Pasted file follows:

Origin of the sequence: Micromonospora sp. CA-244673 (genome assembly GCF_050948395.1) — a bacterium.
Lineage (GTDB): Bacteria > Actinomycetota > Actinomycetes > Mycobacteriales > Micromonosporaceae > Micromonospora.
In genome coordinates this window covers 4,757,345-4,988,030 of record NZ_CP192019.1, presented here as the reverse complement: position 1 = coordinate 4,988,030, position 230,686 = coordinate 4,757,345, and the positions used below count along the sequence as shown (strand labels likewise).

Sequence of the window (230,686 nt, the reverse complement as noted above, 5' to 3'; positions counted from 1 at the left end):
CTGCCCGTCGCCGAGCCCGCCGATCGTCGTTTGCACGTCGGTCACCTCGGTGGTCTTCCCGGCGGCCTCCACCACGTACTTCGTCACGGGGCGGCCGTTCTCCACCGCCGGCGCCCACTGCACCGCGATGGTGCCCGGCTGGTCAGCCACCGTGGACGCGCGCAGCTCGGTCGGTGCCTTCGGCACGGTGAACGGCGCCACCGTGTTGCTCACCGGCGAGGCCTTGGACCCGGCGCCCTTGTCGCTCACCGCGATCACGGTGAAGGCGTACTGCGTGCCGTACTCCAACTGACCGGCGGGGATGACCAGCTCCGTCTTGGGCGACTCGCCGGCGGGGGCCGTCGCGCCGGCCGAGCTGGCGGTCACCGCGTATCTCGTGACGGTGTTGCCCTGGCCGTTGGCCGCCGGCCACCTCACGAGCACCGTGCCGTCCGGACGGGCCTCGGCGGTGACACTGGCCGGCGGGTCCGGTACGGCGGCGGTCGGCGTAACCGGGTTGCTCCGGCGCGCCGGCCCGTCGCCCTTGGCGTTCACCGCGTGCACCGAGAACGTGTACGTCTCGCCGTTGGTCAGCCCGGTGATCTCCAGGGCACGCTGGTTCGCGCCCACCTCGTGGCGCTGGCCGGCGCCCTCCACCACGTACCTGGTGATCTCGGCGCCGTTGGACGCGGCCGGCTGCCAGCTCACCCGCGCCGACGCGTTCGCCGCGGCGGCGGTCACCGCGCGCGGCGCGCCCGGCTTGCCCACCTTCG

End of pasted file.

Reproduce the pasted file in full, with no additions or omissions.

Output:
Origin of the sequence: Micromonospora sp. CA-244673 (genome assembly GCF_050948395.1) — a bacterium.
Lineage (GTDB): Bacteria > Actinomycetota > Actinomycetes > Mycobacteriales > Micromonosporaceae > Micromonospora.
In genome coordinates this window covers 4,757,345-4,988,030 of record NZ_CP192019.1, presented here as the reverse complement: position 1 = coordinate 4,988,030, position 230,686 = coordinate 4,757,345, and the positions used below count along the sequence as shown (strand labels likewise).

Sequence of the window (230,686 nt, the reverse complement as noted above, 5' to 3'; positions counted from 1 at the left end):
CTGCCCGTCGCCGAGCCCGCCGATCGTCGTTTGCACGTCGGTCACCTCGGTGGTCTTCCCGGCGGCCTCCACCACGTACTTCGTCACGGGGCGGCCGTTCTCCACCGCCGGCGCCCACTGCACCGCGATGGTGCCCGGCTGGTCAGCCACCGTGGACGCGCGCAGCTCGGTCGGTGCCTTCGGCACGGTGAACGGCGCCACCGTGTTGCTCACCGGCGAGGCCTTGGACCCGGCGCCCTTGTCGCTCACCGCGATCACGGTGAAGGCGTACTGCGTGCCGTACTCCAACTGACCGGCGGGGATGACCAGCTCCGTCTTGGGCGACTCGCCGGCGGGGGCCGTCGCGCCGGCCGAGCTGGCGGTCACCGCGTATCTCGTGACGGTGTTGCCCTGGCCGTTGGCCGCCGGCCACCTCACGAGCACCGTGCCGTCCGGACGGGCCTCGGCGGTGACACTGGCCGGCGGGTCCGGTACGGCGGCGGTCGGCGTAACCGGGTTGCTCCGGCGCGCCGGCCCGTCGCCCTTGGCGTTCACCGCGTGCACCGAGAACGTGTACGTCTCGCCGTTGGTCAGCCCGGTGATCTCCAGGGCACGCTGGTTCGCGCCCACCTCGTGGCGCTGGCCGGCGCCCTCCACCACGTACCTGGTGATCTCGGCGCCGTTGGACGCGGCCGGCTGCCAGCTCACCCGCGCCGACGCGTTCGCCGCGGCGGCGGTCACCGCGCGCGGCGCGCCCGGCTTGCCCACCTTCG